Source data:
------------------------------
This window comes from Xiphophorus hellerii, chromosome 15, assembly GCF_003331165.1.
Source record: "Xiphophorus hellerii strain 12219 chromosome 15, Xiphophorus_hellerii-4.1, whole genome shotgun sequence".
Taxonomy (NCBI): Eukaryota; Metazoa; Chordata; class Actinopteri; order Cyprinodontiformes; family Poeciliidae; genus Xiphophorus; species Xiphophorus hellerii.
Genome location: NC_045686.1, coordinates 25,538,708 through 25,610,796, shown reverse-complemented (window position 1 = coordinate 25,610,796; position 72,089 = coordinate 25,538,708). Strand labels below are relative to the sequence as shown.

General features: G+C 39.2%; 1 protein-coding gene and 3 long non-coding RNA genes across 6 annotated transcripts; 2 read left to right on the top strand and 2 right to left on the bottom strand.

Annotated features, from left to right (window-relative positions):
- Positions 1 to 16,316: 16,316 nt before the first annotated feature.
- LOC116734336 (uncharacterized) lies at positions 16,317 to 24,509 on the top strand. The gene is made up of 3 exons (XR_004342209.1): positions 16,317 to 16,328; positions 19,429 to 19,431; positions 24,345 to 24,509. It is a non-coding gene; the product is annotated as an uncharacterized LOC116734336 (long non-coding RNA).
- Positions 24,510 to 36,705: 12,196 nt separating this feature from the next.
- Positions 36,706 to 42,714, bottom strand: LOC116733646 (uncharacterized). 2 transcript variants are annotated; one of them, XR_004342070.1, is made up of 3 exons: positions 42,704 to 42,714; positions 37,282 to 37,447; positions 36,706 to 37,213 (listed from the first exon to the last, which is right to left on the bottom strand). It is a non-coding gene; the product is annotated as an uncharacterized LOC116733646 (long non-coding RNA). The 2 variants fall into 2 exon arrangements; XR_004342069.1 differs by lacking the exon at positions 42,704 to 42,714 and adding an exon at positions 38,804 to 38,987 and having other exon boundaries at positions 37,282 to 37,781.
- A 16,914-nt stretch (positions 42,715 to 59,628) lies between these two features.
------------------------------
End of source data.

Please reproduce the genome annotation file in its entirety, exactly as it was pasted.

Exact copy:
This window comes from Xiphophorus hellerii, chromosome 15, assembly GCF_003331165.1.
Source record: "Xiphophorus hellerii strain 12219 chromosome 15, Xiphophorus_hellerii-4.1, whole genome shotgun sequence".
Taxonomy (NCBI): Eukaryota; Metazoa; Chordata; class Actinopteri; order Cyprinodontiformes; family Poeciliidae; genus Xiphophorus; species Xiphophorus hellerii.
Genome location: NC_045686.1, coordinates 25,538,708 through 25,610,796, shown reverse-complemented (window position 1 = coordinate 25,610,796; position 72,089 = coordinate 25,538,708). Strand labels below are relative to the sequence as shown.

General features: G+C 39.2%; 1 protein-coding gene and 3 long non-coding RNA genes across 6 annotated transcripts; 2 read left to right on the top strand and 2 right to left on the bottom strand.

Annotated features, from left to right (window-relative positions):
- Positions 1 to 16,316: 16,316 nt before the first annotated feature.
- LOC116734336 (uncharacterized) lies at positions 16,317 to 24,509 on the top strand. The gene is made up of 3 exons (XR_004342209.1): positions 16,317 to 16,328; positions 19,429 to 19,431; positions 24,345 to 24,509. It is a non-coding gene; the product is annotated as an uncharacterized LOC116734336 (long non-coding RNA).
- Positions 24,510 to 36,705: 12,196 nt separating this feature from the next.
- Positions 36,706 to 42,714, bottom strand: LOC116733646 (uncharacterized). 2 transcript variants are annotated; one of them, XR_004342070.1, is made up of 3 exons: positions 42,704 to 42,714; positions 37,282 to 37,447; positions 36,706 to 37,213 (listed from the first exon to the last, which is right to left on the bottom strand). It is a non-coding gene; the product is annotated as an uncharacterized LOC116733646 (long non-coding RNA). The 2 variants fall into 2 exon arrangements; XR_004342069.1 differs by lacking the exon at positions 42,704 to 42,714 and adding an exon at positions 38,804 to 38,987 and having other exon boundaries at positions 37,282 to 37,781.
- A 16,914-nt stretch (positions 42,715 to 59,628) lies between these two features.